I have a ton of great memories of the Commodore 64, and I'm going to share a few them in my list of the Top 5 Commodore 64 Games.
I still love this theme, so simple and yet so powerful.
With the Olympics having just wrapped, what better time to reminisce on one of my favorite sports games of all time: Summer Games II, by Epyx.
My favorite multiplayer game on the C=64, Summer Games II had eight different events that you could compete in against your friends. The best was the javelin throw, and I would just play that event over and over trying to beat my records. All of the events were played with a joystick and involved simple joystick motions and timed button presses. The cycling event had you rotating your joystick in a 360 degree motion (not unlike the torturous Mario Party minigames that would come 15 years later!) to pedal your bike in a head-to-head race against your opponent.
Once your finished competing in all of the events, you were even treated to a closing ceremony that included fireworks and a man flying a jetpack! Check it out in all its 8-bit glory:
This is the easiest game to obtain on the list, as it is currently available for the Wii as a Virtual Console title.
It's no secret that platformers are my favorite videogames. I love platformers. I firmly believe that the jump is the single most important game action. Nothing is more fundamental than jumping. So, it is quite fitting that the C=64 has a very strong platformer titled Jumpman, which was followed by a sequel known as Jumpman Jr.
Gaming historians will likely be quick to point out that "Jumpman" was the name by which the hero of Donkey Kong was originally known as (who of course, would later be renamed Mario).
Jumpman Jr. is a really great platformer with solid mechanics and each level features a unique and interesting mechanic. You never know what to expect. You have to quickly figure out what the rules of the level are and react accordingly. Jumpman Jr. is a very difficult game, so don't let the video below fool you:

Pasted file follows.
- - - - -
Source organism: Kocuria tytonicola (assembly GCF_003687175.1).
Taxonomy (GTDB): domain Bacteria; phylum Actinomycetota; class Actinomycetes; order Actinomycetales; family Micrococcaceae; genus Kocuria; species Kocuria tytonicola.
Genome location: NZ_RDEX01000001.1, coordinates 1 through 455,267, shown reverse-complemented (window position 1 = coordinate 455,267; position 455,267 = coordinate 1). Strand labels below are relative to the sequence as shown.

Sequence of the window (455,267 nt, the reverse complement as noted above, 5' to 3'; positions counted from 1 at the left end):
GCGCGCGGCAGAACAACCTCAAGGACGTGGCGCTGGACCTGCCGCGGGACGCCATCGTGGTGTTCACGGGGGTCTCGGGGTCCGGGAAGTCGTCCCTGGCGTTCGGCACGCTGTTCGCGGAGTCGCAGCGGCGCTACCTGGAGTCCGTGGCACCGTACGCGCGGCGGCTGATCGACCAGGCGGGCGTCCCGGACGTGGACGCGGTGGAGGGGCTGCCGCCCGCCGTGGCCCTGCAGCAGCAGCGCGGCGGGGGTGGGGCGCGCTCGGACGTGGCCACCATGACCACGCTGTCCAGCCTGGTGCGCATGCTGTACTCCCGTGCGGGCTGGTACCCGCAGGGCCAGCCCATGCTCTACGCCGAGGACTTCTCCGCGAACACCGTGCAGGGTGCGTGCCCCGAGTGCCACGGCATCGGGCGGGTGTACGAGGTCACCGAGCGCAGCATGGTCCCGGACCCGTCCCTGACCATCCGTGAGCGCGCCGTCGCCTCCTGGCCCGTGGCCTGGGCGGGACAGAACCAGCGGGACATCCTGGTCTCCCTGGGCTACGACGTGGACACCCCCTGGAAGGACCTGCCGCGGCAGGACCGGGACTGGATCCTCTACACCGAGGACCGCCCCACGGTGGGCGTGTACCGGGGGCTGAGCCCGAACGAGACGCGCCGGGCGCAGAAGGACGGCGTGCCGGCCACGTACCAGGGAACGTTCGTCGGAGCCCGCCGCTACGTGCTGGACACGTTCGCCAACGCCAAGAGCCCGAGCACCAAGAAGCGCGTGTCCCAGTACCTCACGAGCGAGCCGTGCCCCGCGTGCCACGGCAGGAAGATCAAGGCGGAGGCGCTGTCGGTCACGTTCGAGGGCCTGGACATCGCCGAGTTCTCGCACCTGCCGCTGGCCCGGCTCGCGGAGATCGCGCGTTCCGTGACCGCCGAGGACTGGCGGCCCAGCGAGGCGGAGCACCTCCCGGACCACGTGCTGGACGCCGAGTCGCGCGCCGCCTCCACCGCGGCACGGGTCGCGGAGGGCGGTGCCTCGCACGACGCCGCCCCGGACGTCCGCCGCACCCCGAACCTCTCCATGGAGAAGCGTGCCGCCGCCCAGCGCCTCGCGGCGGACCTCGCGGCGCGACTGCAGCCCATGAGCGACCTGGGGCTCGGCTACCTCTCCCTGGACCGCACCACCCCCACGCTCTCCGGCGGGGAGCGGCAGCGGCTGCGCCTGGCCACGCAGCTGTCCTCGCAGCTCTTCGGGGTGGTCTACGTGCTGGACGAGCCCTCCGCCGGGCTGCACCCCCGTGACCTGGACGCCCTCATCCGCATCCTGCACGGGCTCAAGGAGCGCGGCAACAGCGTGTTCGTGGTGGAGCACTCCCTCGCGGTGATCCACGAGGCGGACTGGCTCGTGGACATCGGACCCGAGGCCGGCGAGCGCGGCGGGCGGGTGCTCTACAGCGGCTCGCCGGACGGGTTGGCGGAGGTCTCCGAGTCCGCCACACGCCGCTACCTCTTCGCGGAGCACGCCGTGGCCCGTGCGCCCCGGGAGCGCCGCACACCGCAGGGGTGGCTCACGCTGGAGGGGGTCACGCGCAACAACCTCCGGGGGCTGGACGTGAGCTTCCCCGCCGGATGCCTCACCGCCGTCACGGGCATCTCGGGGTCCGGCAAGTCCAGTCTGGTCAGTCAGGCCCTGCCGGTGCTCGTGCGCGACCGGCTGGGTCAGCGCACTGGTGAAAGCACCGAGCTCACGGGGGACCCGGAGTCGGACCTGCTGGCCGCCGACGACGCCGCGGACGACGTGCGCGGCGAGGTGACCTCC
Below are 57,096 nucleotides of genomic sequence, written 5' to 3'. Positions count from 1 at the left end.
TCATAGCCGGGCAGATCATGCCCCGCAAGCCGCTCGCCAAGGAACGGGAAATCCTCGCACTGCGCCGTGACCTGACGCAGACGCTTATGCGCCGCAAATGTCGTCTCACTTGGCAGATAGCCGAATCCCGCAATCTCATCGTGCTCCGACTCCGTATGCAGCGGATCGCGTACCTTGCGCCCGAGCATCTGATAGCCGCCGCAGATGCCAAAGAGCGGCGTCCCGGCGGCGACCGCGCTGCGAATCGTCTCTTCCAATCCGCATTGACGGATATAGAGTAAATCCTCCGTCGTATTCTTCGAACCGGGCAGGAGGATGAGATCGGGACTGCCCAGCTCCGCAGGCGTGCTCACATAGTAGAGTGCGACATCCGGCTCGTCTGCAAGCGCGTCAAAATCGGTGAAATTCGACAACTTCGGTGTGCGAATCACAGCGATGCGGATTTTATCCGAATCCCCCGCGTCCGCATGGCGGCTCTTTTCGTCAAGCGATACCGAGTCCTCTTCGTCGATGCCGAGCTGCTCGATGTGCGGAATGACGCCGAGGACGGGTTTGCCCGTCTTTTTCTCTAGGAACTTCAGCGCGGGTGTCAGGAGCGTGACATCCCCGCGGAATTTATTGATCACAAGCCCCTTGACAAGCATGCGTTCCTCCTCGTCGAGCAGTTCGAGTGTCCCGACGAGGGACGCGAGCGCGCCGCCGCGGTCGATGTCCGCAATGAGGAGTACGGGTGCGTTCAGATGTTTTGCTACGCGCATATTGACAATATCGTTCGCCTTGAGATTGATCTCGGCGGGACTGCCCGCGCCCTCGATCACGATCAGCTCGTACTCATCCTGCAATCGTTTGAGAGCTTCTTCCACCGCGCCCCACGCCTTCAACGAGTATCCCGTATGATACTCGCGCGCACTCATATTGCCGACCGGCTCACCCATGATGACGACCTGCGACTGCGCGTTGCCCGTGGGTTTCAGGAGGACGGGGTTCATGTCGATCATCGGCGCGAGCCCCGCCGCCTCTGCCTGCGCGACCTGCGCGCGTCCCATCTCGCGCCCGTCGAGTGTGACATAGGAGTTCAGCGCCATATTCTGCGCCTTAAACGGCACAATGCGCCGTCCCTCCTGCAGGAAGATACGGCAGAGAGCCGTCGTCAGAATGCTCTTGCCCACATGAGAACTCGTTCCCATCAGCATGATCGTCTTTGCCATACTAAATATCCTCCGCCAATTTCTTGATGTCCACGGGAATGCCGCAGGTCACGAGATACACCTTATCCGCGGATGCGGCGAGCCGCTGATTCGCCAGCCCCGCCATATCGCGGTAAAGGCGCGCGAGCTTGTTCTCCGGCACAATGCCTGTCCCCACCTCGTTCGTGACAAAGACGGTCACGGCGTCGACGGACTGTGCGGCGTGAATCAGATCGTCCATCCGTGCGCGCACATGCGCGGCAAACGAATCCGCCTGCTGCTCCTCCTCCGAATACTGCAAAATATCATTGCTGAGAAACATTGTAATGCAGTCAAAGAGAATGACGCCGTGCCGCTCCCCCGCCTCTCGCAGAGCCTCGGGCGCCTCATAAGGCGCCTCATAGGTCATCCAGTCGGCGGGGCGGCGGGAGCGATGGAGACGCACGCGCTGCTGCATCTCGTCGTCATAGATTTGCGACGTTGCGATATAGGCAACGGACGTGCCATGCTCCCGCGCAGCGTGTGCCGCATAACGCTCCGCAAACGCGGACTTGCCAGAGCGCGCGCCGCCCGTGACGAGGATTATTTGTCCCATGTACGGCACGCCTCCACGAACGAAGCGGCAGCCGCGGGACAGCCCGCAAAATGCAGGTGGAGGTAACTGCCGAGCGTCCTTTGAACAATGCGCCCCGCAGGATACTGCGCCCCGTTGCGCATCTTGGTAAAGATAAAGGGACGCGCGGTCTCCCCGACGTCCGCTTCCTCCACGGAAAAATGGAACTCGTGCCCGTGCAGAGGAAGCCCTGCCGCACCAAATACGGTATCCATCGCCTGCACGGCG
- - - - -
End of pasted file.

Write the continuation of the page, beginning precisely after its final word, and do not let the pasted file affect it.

An amazing and really unique game, Space Taxi is a joy to play. It features a simple premise: fly your spacecraft around several levels picking up a surly passenger and dropping him off where he asks. There are several numbered "pads" in each level. The passenger appears at one and will be asked to be taken to another. When you have dropped the passenger off at every pad, you are then instructed to take him "up" and into the next level.
What makes Space Taxi great, is the variety of gameplay features and mechanics that are introduced in each new level. While things start off simply enough, you'll quickly find yourself in levels with reverse gravity, radar-jammers that mess with your controls, raining meteorites and even puzzles that you'll have to solve before you can drop off your fare.
With so many unique levels, Space Taxi quickly became a fascinating game design study for me. It showed me how you can gradually introduce new rules and game mechanics as the player progresses through the game. This game was quite fundamental in my evolution as a young gamer and budding designer.
While the actual title of the game is Trolls and Tribulations, the command to launch the game was "Trolls Tribulat" as shown above. I called the game "Trolls Tribulat" for the entirety of the 1980's (and much of the 90's).
Laughable title recognition aside, this is not only my second favorite Commodore 64 game, but one of my favorite games of all time. Trolls and Tribulations is an unsung classic. It is a difficult game that taught me the value of practice, precision and patience. The game also features a difficult-to-master technique that is never explained to you, and yet becomes absolutely vital if you want to progress beyond the first few levels. Trust me, though, that's a good thing.